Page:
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Global Film Musicals

One of my classes this quarter is Global Film Musicals. It's taught by the guy I came to the University of Chicago to study with, and it looks like it'll be lots of fun, despite the weird formatting that caused the registrar to short out and list it with an entirely fictional meeting time in the course catalog. But all that's been ironed out now. It turns out that the class meets twice a day for six weeks, leaving the other four weeks free to devote to our final projects. The morning session runs from 9:00 to 10:20, and the afternoon session runs from 3:00 to 4:20. Lest you recoil in horror at this prospect, I will add that one of these sessions each day will be a discussion session, but one session, we'll watch a Global Film Musical.

Originally, we were going to spend the morning sessions discussing, and the afternoon sessions watching movies. However, one member of the class, who didn't realize what the schedule was going to be (because no one actually thought to mention it anywhere), can't make Tuesday mornings. So, we've been debating how to schedule the movies and discussions to make it worthwhile for everyone. We'll be watching two movies a week, which will be nifty, and it got me thinking about what time of day is best for watching movies in class. I can see merits to both a 9:00 and a 3:00 screening, but I'm wondering what you guys might think. . .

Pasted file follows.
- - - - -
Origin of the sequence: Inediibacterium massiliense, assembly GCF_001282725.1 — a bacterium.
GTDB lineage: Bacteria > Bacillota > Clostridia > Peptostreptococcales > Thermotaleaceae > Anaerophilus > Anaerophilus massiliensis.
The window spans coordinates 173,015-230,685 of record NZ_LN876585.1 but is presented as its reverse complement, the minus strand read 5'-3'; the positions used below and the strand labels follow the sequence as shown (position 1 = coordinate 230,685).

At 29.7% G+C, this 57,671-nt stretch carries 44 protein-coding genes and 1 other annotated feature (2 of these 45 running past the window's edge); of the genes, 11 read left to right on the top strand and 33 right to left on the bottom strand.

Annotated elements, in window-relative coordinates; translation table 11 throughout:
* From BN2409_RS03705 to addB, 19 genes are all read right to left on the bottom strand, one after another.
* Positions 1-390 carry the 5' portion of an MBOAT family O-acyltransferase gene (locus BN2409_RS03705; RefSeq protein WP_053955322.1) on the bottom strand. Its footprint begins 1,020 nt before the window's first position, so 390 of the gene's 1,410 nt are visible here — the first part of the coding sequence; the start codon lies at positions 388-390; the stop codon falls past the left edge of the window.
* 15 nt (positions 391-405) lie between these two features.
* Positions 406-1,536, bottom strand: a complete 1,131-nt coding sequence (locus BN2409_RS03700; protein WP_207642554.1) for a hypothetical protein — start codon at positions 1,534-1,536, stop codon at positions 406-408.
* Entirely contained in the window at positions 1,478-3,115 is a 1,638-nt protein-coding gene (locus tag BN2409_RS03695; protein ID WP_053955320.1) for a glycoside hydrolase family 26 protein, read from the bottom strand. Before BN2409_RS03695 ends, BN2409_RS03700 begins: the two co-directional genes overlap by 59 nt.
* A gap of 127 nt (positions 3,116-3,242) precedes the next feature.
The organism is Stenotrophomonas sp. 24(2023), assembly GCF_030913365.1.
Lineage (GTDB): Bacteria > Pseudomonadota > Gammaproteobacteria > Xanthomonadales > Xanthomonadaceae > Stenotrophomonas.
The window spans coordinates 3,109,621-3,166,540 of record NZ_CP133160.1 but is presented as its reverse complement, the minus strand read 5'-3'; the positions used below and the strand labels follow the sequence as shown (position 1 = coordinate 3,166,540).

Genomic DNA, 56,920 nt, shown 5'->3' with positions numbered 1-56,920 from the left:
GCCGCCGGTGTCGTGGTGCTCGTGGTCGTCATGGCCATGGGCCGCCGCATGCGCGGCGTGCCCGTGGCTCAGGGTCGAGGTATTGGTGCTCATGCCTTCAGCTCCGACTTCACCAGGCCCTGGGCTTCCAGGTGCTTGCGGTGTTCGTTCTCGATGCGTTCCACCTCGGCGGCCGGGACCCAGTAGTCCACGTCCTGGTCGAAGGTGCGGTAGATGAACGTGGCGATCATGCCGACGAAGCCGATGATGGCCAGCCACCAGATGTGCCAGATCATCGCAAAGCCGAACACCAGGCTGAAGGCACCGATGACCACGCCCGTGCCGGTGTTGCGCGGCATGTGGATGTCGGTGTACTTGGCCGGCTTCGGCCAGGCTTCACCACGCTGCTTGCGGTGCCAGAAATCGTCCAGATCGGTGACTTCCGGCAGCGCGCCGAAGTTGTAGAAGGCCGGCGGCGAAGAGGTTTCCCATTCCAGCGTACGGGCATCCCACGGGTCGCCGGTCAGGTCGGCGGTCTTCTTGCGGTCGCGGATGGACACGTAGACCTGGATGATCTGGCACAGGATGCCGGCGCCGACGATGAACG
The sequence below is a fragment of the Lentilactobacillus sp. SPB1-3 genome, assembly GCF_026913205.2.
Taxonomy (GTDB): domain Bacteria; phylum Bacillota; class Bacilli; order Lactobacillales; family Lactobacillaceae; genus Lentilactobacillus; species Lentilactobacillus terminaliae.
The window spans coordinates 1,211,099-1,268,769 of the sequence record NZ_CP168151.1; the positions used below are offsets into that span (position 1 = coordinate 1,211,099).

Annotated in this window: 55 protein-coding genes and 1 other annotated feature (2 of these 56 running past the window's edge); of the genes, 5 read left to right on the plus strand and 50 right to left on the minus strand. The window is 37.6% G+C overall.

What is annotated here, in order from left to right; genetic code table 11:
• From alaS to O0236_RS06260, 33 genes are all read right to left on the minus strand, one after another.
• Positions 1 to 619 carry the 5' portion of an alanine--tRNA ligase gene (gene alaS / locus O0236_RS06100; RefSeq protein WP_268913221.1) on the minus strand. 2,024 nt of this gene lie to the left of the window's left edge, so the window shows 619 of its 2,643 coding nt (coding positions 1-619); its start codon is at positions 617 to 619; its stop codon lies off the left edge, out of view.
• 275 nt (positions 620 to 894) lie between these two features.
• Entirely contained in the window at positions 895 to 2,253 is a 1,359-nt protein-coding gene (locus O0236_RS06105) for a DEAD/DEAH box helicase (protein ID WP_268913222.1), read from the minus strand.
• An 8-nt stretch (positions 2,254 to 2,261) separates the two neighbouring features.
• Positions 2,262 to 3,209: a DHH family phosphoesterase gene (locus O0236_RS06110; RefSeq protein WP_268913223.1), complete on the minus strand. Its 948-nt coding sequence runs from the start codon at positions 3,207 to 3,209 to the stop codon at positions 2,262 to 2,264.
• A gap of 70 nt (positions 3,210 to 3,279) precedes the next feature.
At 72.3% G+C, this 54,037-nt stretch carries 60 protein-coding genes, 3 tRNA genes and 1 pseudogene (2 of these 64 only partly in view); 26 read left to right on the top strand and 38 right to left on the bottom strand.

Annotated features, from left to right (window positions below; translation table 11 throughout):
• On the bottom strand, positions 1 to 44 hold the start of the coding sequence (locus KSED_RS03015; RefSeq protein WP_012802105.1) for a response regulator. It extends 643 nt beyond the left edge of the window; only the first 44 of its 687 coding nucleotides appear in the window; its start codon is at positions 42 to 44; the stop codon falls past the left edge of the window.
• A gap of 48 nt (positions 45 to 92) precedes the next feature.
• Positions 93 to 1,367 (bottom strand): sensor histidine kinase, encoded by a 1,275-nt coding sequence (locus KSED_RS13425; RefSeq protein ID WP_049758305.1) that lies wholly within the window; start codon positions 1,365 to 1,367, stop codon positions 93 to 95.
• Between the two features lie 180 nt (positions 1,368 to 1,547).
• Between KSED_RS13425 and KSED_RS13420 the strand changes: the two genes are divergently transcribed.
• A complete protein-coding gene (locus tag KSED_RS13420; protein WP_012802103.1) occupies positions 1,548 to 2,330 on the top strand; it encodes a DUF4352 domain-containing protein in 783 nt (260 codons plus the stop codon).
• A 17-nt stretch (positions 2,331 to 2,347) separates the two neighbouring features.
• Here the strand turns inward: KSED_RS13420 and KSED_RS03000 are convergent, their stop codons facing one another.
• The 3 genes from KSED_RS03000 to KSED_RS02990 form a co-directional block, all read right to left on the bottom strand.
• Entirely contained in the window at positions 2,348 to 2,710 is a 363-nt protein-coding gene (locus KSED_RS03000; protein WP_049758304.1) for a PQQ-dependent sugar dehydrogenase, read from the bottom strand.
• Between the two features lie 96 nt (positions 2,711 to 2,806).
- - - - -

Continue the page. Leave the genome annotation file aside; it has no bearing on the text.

Poll #902371 Quickie Quiz!

So, when would you want to watch the movie?

9:00 -- Who wants to, yecch, think at nine in the morning?
3:00 -- Bleh. . . been a long day, low blood sugar, let's turn the academic brain off and watch a movie!
9:00 -- Better to see the movie before you discuss it.
3:00 -- After the discussion, you'll appreciate the movie more.
9:00 -- Other reason
3:00 -- Other reason


Jan. 8th, 2007 04:28 pm (UTC)
I once had a screenwriting class where the sessions were 85 minutes long, giving us juuust enough time to run in and watch a movie and discuss it in the following class period. I really liked two answers in your poll though, since I can see valid reasons to discuss a movie before and after viewing it (eventually I decided I'd rather watch a movie at 9 a.m. and discuss it later).

What our class ended up doing was having a ten minute "preview" discussion led by our instructor, perhaps even a week or so before the film. He'd bring up obvious things like, "This is film noir..." or "You should look for..." and give us a chance to research what we needed. Then we'd watch the film one day and come back and discuss it during the next class period. The "preview" was very helpful to guide us into the right mindset and make sure we all paid attention to certain important elements. But the discussion was best left till after everyone had seen the movie and could comment together on specifics. (IMHO)
Jan. 9th, 2007 03:27 am (UTC)
I think I pretty much lean that way, too. We have class tomorrow, so we'll start experimenting and see where we end up.


by Illsaysheis

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